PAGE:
Building a Community

While naturally keen to increase her customer base, Suzuki isn’t looking at her business simply as a cash cow. She doesn’t have ambitions to take on the biggest fashion brands and become known all around the world. Instead, the young entrepreneur wants to build things slowly to ensure all her customers are satisfied. That means creating products that are functional, fashionable and affordable.

“I would rather go deep and narrow than wide and shallow,” she says. “It’s about growing as a community while focusing on the core users. Ultimately, I just want every one of our customers to love the brand and have fun while shopping. I test all the clothes myself while doing intense CrossFit sessions. I remember personally struggling in the past with sportswear that did not endure high-intensity training so functionality is a priority. Thankfully, up until now the feedback has been very good.”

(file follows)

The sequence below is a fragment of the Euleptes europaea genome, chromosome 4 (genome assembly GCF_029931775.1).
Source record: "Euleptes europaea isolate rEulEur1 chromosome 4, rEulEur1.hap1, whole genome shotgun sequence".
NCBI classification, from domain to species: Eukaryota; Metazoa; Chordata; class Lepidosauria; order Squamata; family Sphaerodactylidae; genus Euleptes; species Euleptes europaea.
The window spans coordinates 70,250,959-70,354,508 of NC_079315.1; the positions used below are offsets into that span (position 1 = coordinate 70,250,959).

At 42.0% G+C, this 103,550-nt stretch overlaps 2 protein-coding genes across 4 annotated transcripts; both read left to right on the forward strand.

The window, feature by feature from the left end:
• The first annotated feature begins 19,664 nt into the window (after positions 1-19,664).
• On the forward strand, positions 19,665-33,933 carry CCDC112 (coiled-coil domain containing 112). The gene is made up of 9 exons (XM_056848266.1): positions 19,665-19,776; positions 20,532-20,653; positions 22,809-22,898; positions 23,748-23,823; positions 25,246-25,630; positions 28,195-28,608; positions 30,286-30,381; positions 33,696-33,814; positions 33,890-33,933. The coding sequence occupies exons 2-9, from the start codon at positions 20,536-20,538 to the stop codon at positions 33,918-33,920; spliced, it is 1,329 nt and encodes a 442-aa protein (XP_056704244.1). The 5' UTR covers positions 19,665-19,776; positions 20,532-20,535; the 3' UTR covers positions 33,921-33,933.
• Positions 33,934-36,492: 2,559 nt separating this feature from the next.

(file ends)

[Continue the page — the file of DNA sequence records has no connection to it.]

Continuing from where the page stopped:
Suzuki believes too many fashion brands perpetuate the notion that being fit is all about having an amazing figure. Promotion campaigns often use models with a focus on being skinny or building muscles. She feels this concept of beauty is a major reason why so many people have an unhealthy body image. Instead of striving for some unrealistic ideal, she simply wants to spread the message that being active is beautiful.

Providing Support for Animals

Another message Suzuki is keen to spread through her business concerns animal welfare. In addition to donating part of Soul’s profits to animal shelters, she also uses her platform to encourage people to adopt animals rather than buying them at pet stores. There are around 20 million cats and dogs registered in this country and according to the Japan Pet Food Association an additional 600,000 pets joined households last year. Suzuki believes that many of these were bought on a whim without real thought about the future. This, she says, leads to more pets being abandoned and killed at shelters.